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Who is Responsible if I’m Hit by a “Smart Summon” Tesla?

Self driving car on a road. Autonomous vehicle. Inside view.

Self-driving cars are not just the future of driving; they are the very near future. Studies have suggested, and proponents strongly proclaim, that self-driving cars are safer than human drivers. At the moment, we have different variations on computer-assisted driving, such as automated parking assistance. Tesla has taken that a step further, releasing a “Smart Summon” feature for some of its cars that allows owners to stand nearby and have the vehicle unpark itself to come pick up the owner. Tesla CEO Elon Musk claims that Tesla will be releasing fully-autonomous cars by the end of next year.

But, accidents do happen. As it stands right now, how should the law handle a fender-bender with a Smart Summon Tesla? Learn more about self-driving car accidents below, and reach out to a knowledgeable Lancaster car accident and product defect lawyer with any questions or if you have been injured by an automated vehicle or negligent driver in the Antelope Valley.

Tesla Smart Summon cars lead to questions about owner liability

Tesla recently released a feature called “Smart Summon” for some Tesla owners. The feature allows those owners to use an app to call their car, as long as it is within 200 feet and in their line of sight. Users press a button to start their car and release the button to stop it. The app is meant to be used in parking lots. While the feature is a significant new development towards self-driving cars, Smart Summon has been connected to numerous accidents.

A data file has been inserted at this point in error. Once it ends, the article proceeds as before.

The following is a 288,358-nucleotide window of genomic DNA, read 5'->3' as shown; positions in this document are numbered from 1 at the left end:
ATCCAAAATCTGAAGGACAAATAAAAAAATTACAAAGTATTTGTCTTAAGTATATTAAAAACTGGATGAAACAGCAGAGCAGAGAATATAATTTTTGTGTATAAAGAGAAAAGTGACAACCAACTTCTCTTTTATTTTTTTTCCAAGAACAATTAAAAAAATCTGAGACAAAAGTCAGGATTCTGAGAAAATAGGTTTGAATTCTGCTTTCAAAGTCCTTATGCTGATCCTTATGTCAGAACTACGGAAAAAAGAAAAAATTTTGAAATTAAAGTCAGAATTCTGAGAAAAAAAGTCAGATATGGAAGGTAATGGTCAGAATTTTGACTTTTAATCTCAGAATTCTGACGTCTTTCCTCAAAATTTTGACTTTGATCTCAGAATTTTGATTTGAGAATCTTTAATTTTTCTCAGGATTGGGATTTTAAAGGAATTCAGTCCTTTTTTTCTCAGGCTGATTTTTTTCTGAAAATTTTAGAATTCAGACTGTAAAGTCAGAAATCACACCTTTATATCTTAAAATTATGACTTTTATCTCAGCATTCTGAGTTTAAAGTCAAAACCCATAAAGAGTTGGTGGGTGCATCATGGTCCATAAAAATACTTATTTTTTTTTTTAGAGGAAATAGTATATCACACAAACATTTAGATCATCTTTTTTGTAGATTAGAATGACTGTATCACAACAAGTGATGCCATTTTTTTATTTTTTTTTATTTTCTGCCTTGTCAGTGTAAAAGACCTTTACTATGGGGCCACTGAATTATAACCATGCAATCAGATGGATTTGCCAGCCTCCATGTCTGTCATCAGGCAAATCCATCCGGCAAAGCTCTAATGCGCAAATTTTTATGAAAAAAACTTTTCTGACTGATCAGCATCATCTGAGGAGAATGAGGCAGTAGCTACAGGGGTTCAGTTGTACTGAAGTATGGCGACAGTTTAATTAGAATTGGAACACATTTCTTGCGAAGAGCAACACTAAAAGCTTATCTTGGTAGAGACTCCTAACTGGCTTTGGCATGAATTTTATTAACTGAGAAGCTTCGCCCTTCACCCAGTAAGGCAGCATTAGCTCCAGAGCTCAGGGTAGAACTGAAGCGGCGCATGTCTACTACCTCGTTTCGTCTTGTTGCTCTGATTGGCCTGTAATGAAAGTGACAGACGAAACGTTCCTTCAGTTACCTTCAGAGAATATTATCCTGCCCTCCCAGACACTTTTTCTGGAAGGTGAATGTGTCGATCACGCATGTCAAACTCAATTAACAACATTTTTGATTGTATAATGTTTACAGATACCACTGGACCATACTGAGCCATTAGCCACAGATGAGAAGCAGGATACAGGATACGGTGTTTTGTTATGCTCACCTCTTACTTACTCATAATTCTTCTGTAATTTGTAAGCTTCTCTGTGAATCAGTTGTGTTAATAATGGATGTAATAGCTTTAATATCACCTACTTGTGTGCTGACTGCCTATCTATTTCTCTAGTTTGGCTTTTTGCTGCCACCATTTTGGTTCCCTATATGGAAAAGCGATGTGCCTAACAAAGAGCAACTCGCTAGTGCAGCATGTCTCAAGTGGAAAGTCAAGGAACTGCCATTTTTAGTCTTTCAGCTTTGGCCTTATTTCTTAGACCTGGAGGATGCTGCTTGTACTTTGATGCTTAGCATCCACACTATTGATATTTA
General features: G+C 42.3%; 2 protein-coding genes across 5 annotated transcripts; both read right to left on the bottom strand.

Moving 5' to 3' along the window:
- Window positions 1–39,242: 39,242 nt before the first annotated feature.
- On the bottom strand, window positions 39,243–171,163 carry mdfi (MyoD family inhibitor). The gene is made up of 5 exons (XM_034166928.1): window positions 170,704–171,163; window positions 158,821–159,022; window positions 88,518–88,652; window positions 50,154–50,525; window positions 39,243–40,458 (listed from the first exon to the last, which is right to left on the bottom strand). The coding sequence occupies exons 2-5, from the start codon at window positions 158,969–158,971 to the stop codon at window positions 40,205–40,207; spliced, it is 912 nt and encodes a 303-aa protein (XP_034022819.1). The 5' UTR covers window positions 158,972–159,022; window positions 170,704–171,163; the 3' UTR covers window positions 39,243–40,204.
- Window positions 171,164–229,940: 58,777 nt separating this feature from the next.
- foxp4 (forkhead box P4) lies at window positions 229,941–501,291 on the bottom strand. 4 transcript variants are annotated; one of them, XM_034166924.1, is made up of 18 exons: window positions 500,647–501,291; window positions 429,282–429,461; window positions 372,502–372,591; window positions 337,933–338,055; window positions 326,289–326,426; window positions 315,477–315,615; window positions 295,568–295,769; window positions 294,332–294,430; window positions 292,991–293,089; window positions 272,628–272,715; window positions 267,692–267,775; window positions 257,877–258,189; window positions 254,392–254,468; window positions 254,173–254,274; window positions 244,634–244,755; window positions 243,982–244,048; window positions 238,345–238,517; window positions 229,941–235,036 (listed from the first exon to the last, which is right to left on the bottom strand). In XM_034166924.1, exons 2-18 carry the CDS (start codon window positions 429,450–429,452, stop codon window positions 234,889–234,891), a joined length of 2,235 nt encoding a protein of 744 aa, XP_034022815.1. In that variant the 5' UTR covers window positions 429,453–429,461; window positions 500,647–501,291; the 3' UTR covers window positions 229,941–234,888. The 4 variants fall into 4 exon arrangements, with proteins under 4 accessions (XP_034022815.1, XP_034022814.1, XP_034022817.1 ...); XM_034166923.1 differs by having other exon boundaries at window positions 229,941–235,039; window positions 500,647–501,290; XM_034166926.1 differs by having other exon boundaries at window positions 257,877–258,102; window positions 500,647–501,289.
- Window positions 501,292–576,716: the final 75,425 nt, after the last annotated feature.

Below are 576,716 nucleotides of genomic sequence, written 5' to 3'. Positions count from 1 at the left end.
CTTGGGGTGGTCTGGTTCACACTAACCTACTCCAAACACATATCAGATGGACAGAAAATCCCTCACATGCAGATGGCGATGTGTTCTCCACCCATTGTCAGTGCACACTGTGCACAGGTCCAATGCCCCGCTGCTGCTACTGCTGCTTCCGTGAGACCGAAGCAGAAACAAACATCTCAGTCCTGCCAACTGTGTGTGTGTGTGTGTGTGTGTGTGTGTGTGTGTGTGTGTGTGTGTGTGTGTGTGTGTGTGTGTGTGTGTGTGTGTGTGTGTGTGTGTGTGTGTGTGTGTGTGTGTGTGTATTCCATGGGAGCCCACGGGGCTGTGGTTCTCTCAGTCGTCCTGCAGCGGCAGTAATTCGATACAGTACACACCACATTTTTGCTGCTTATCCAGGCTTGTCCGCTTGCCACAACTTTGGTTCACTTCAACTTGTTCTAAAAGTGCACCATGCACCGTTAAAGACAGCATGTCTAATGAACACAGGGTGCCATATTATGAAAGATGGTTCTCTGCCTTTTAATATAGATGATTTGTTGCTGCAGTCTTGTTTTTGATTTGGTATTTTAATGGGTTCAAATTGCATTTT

The National Highway Traffic Safety Administration (NHTSA) announced that it is looking into reports of crashes involving Tesla’s Smart Summon in parking lots across the country. Users have posted videos of the feature malfunctioning on social media, complaining of bumper damage, cars running into garage walls, and collisions or near-collisions with other vehicles.

Tesla claims that its Smart Summon and other Autopilot features come with clear, strong warnings about use and that owners should only use the function when they have direct line-of-sight with the car. The feature is not fully autonomous and still requires user intervention. From Tesla’s perspective, that puts the blame (figuratively and legally) squarely on the owners of the cars. Tesla supporters point to the videos as evidence that owners are mainly getting into accidents when they do reckless things with the technology. Moreover, the problem is likely to be worse while there is a mix of “smart” and “dumb” cars on the road, which do not communicate with one another.

Whether car owners or Tesla would be responsible for a crash is likely a question of who was actually negligent. If the technology was working as intended and the owner was behaving recklessly (summoning the car from across a busy intersection, for example, rather than in an empty parking lot), it is reasonable to assume that a court would find the owner liable. If, however, the owner is using the feature as intended and the Tesla veers out of control or stops unexpectedly, a strong argument could be made that the accident resulted from a defective product. At that point, the ball may be in Tesla’s court. Likewise, if another driver causes an accident while the self-driving car was operating as intended, that third party would likely be responsible. It remains to be seen how these legal questions evolve as we move toward fully-autonomous vehicles.

Get Serious Legal Help after a Lancaster Traffic Accident

If you have been hurt in an Antelope Valley self-driving car accident or other car crash, contact a skilled and dedicated Lancaster personal injury attorney about pursuing a claim for damages by calling the Kistler Law Firm at 661-206-6990 for a free consultation.

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